It’s called Area 31, and there are no aliens
Helicopters are not what they used to be. Our cover story this month describes PM’s visit to a secret facility on the edge of the Florida Everglades, where aerospace engineers are devising a radical new rotorcraft that promises to change military operations and civilian skies forever. It’s called Area 31, and it’s the home of Sikorsky Aircraft’s compound coaxial helicopter, the S-97 Raider – just one of a slew of formidably capable machines that are faster, more manoeuvrable and better equipped than any rotorcraft in the sky today. “Dawn of the ultra chopper” starts on page 46.
Lamenting our inability to separate truth from fiction, we present a thought-provoking piece titled “Lies and liars: can you catch them?” As writer David Tenenbaum says, it’s awfully hard to catch a liar or even to know if someone is telling the truth: “The best estimate, based on hundreds of studies, is that people can spot a liar 54 per cent of the time – a ratio that is perilously close to pure chance.”
By way of example, Tenenbaum cites a couple of “white” lies that most of us have probably told at some time or another, such as “I have read the terms of service” and “I’ll work on that ASAP”. Remember that British couple who ripped off their insurers by pretending that the husband had died in a canoeing mishap? They were tried for fraud and went to jail. Remember Jeffrey Archer, millionaire novelist and member of the House of Lords? He, too, went to jail after being convicted of perjury. Closer to home, we await the court’s verdict in the case of Oscar Pistorius…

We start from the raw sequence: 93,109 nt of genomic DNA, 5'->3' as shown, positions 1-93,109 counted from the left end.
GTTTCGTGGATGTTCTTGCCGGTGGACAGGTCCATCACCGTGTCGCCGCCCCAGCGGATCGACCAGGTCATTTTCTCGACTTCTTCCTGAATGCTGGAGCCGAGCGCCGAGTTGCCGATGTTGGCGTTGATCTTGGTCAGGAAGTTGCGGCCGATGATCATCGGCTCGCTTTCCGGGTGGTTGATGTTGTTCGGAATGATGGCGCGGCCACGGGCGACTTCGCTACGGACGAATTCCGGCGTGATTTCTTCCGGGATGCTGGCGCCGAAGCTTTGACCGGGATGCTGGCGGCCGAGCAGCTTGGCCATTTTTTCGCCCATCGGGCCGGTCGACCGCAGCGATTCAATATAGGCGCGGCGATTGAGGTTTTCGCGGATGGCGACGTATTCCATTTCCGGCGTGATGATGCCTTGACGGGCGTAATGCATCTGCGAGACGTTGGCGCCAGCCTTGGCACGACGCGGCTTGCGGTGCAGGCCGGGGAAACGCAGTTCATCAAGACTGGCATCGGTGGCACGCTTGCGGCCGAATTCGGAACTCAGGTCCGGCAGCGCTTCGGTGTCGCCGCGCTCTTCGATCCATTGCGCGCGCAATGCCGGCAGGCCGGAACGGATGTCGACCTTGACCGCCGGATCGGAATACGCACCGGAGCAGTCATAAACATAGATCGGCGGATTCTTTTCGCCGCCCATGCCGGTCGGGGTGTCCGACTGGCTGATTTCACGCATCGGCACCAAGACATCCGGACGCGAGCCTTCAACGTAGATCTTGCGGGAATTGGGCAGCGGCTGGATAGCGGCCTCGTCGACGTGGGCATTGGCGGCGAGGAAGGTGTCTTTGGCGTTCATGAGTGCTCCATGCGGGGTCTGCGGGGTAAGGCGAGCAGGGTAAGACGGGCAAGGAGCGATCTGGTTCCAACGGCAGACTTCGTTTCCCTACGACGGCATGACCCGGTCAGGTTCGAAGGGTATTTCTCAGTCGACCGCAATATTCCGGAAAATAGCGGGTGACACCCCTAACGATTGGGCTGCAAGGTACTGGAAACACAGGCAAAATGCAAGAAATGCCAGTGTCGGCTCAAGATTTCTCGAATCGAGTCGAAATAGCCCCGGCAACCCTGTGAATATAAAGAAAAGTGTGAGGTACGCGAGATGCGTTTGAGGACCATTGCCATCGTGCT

Then it’s time for an update on the remarkable story of Palmer Luckey and the Oculus Rift, a virtual reality headset that caused a sensation. You probably recall this young man from last year, when he was judged a winner in the annual Popular Mechanics Breakthrough Awards (USA). He pitched up for the glittering awards ceremony wearing jeans, a wrinkled shirt and flip-flops. It wasn’t calculated coolness, by the way: he was just being himself – and he was, after all, just 19 years old.
A few months ago, Oculus VR, the company he founded with a group of financial backers in the American summer of 2012, was sold to Facebook for around R20 billion. Interestingly, Oculus Rift fans immediately turned on Luckey, accusing him of “selling out” to a corporate giant. Even his Kickstarter supporters were unhappy.
They were being unfair, and here’s why: the Oculus Rift needs big money to realise its full potential, and Facebook has lots of that. This VR headset and its successors will not only transform the multi-billion rand gaming industry, but will change the way we interact with our world – the way we learn, the way we relax, the way we escape. Virtual reality headsets are already being used to treat post-traumatic disorders and to help cure phobias; many other applications remain to be explored.
As I write this, I’m preparing to leave for the annual World Science Festival in New York. Co-founded by renowned physicist and author Brian Greene (he’s also professor of mathematics and physics at Columbia University) and Emmy Award-winning journalist Tracy Day, this amazing event brings together thousands of people of all ages in a week-long celebration of science. I fully intend to bring back good ideas for PM’s FutureTech 2014 conference in Cape Town on 10 October. Watch this space – and look out for our “Altered Realities” programme updates online at www.popularmechanics.co.za/futuretech
Are you an inventor?
Popular Mechanics is looking for genuinely fresh ideas in its annual Inventor of the Year competition for 2014 – and substantial cash prizes are up for grabs. For entry forms and the “rules of engagement”, please visit www.popularmechanics.co.za/futuretech
– Alan Duggan (firstname.lastname@example.org)